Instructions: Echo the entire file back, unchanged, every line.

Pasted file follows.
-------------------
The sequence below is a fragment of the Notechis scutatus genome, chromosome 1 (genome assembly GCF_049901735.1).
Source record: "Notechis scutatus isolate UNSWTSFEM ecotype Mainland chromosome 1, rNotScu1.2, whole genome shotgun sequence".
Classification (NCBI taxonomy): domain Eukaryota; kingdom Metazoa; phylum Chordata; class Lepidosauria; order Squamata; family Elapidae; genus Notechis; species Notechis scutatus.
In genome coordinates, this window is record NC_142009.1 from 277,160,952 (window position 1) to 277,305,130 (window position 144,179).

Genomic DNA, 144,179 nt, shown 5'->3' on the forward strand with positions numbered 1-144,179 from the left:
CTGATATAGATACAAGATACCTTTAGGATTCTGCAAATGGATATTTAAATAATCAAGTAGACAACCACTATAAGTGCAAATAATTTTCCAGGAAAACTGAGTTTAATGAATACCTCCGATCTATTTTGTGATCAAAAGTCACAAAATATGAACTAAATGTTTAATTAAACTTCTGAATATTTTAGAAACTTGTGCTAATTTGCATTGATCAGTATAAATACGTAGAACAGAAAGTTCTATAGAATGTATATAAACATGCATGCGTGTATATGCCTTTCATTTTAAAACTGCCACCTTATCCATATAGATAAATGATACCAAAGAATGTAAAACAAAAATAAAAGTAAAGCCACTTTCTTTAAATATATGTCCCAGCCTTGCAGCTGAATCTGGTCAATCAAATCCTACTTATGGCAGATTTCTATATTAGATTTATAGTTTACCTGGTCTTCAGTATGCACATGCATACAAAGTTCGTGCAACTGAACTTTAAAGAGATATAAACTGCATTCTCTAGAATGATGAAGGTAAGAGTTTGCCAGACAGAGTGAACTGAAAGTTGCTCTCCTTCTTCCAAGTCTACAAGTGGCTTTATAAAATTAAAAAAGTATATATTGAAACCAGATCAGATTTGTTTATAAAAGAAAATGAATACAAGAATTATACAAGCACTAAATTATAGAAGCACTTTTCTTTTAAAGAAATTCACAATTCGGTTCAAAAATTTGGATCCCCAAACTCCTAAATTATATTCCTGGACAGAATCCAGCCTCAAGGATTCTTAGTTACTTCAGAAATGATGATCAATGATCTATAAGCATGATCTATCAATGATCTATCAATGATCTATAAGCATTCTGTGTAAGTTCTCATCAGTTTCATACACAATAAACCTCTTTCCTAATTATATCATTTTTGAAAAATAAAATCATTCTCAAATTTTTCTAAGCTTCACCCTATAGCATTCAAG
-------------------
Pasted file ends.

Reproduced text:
The sequence below is a fragment of the Notechis scutatus genome, chromosome 1 (genome assembly GCF_049901735.1).
Source record: "Notechis scutatus isolate UNSWTSFEM ecotype Mainland chromosome 1, rNotScu1.2, whole genome shotgun sequence".
Classification (NCBI taxonomy): domain Eukaryota; kingdom Metazoa; phylum Chordata; class Lepidosauria; order Squamata; family Elapidae; genus Notechis; species Notechis scutatus.
In genome coordinates, this window is record NC_142009.1 from 277,160,952 (window position 1) to 277,305,130 (window position 144,179).

Genomic DNA, 144,179 nt, shown 5'->3' on the forward strand with positions numbered 1-144,179 from the left:
CTGATATAGATACAAGATACCTTTAGGATTCTGCAAATGGATATTTAAATAATCAAGTAGACAACCACTATAAGTGCAAATAATTTTCCAGGAAAACTGAGTTTAATGAATACCTCCGATCTATTTTGTGATCAAAAGTCACAAAATATGAACTAAATGTTTAATTAAACTTCTGAATATTTTAGAAACTTGTGCTAATTTGCATTGATCAGTATAAATACGTAGAACAGAAAGTTCTATAGAATGTATATAAACATGCATGCGTGTATATGCCTTTCATTTTAAAACTGCCACCTTATCCATATAGATAAATGATACCAAAGAATGTAAAACAAAAATAAAAGTAAAGCCACTTTCTTTAAATATATGTCCCAGCCTTGCAGCTGAATCTGGTCAATCAAATCCTACTTATGGCAGATTTCTATATTAGATTTATAGTTTACCTGGTCTTCAGTATGCACATGCATACAAAGTTCGTGCAACTGAACTTTAAAGAGATATAAACTGCATTCTCTAGAATGATGAAGGTAAGAGTTTGCCAGACAGAGTGAACTGAAAGTTGCTCTCCTTCTTCCAAGTCTACAAGTGGCTTTATAAAATTAAAAAAGTATATATTGAAACCAGATCAGATTTGTTTATAAAAGAAAATGAATACAAGAATTATACAAGCACTAAATTATAGAAGCACTTTTCTTTTAAAGAAATTCACAATTCGGTTCAAAAATTTGGATCCCCAAACTCCTAAATTATATTCCTGGACAGAATCCAGCCTCAAGGATTCTTAGTTACTTCAGAAATGATGATCAATGATCTATAAGCATGATCTATCAATGATCTATCAATGATCTATAAGCATTCTGTGTAAGTTCTCATCAGTTTCATACACAATAAACCTCTTTCCTAATTATATCATTTTTGAAAAATAAAATCATTCTCAAATTTTTCTAAGCTTCACCCTATAGCATTCAAG